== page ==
which there were findings of either an appreciably higher prevalence in some POW group or a noteworthy association with some military captivity factor. The prevalence data for these conditions were reanalyzed using logistic regression to determine the joint effects of weight loss and prison camp symptoms; POW group differences were also taken into account. For this analysis, prison camp symptoms were further refined into three separate measures—the presence of edema, the number of visual symptoms (such as night blindness), and the number of other symptoms—and considered along with percent weight loss.

The logistic regression analyses showed that edema was associated with a higher prevalence of ischemic heart disease and peripheral nerve disease; visual symptoms were associated with higher prevalences of cerebrovascular disease, ulcers, asthma, and posttraumatic stress disorder; and other symptoms were associated with higher prevalences of intermittent claudication, gastroenteritis, depressive disorder, and generalized anxiety. Percent weight loss was associated with a higher prevalence of intermittent claudication and arterial vascular disease and strongly associated with a lower prevalence of osteoarthritis. In most cases the odds ratios, which estimate the size of the increased prevalences, were between 1.0 and 2.0, indicating relatively moderate elevations in prevalence. It should also be noted, however, that the estimated effects of visual and other symptoms increased gradually with each additional reported symptom. Thus, the cumulative effect on the relative odds for POWs with a large number of symptoms could be quite substantial.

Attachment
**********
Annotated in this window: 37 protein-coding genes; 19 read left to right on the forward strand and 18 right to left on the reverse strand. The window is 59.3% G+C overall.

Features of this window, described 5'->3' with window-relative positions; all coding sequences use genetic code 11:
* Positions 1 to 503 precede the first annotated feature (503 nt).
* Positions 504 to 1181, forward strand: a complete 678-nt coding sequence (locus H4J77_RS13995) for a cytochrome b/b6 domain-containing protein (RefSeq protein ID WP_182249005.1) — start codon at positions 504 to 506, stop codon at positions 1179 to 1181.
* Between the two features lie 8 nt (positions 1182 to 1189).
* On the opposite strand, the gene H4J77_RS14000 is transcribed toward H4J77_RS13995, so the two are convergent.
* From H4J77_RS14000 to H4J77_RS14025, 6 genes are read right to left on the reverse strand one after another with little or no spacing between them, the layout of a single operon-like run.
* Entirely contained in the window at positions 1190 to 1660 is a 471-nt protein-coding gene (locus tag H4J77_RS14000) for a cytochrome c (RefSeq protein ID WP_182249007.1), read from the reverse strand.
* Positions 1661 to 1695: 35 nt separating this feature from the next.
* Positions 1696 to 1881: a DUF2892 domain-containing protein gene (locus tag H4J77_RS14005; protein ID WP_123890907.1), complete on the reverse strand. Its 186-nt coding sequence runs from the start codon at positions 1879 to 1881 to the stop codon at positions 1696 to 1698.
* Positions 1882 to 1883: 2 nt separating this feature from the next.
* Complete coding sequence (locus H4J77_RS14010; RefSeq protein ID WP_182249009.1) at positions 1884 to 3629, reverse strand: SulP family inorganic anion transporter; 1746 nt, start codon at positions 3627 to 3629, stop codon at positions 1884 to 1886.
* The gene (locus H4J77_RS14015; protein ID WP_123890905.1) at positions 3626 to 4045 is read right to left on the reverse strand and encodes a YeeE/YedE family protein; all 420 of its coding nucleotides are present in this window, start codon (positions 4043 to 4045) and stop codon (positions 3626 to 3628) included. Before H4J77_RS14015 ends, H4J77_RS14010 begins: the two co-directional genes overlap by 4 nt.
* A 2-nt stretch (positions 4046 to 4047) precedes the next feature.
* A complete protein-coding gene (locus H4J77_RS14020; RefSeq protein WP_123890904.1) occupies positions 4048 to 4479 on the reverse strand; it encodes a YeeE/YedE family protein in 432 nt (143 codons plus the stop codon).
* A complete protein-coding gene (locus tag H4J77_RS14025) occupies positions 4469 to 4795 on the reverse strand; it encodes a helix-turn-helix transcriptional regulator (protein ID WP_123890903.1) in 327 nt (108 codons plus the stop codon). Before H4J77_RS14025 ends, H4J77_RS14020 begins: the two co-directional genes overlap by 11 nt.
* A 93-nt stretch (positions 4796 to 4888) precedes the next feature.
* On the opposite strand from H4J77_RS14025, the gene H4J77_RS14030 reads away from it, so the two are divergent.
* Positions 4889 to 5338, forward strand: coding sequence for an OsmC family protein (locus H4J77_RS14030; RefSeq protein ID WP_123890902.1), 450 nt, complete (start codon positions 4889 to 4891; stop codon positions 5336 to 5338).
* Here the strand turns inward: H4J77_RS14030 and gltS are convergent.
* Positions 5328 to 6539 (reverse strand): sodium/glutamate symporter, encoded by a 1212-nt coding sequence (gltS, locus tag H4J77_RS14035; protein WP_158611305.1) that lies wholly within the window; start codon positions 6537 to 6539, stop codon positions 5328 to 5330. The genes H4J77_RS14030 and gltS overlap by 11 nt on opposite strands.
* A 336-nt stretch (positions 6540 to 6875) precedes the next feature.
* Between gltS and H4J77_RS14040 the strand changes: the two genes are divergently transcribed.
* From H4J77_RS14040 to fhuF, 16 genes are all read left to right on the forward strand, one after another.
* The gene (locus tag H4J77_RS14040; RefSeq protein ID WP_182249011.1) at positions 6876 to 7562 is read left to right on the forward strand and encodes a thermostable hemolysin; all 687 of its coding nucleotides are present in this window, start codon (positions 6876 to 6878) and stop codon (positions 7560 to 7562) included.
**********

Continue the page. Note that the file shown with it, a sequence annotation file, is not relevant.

The effects on prevalence of POW group, per se, were mostly limited to PWK, but PWP showed an appreciably elevated prevalence of PTSD, compared with PWE. For PWK, again compared with PWE, there were noteworthy associations with a higher prevalence of ulcer, PTSD, schizophrenia, and generalized anxiety, and noteworthy associations with a lower prevalence of ischemic heart disease, arterial vascular disease, and asthma. These latter associations with lower prevalences appear to be related to age.

REFERENCES

Beebe GW. 1975. Follow-up studies of World War II and Korean war prisoners. II. Morbidity, disability, and maladjustments. Am. J. Epidemiol. 101:400–422.


Comstock GW, Helsing KJ. 1973. Characteristics of respondents and nonrespondents to a questionnaire for estimating community mood. Am. J. Epidemiol. 97:233–239.


Eberly RE, Engdahl BE. 1991. Prevalence of somatic and psychiatric disorders among former prisoners of war. Hosp. Commun. Psychiatry 42:807–813.


Page WF. 1988. A Report of the Longitudinal Follow-up of Former Prisoners of War of World War II and the Korean Conflict: Data on Depressive Symptoms from the 1984–1985 Questionnaire. Final report to the Veterans Administration under contract V101(93)P-1088. Medical Follow-up Agency, Institute of Medicine. Washington, DC.

Page WF. 1991. Using longitudinal data to estimate nonresponse bias. Soc. Psychiatry Psychiatr. Epidemiol. 26:127–131.



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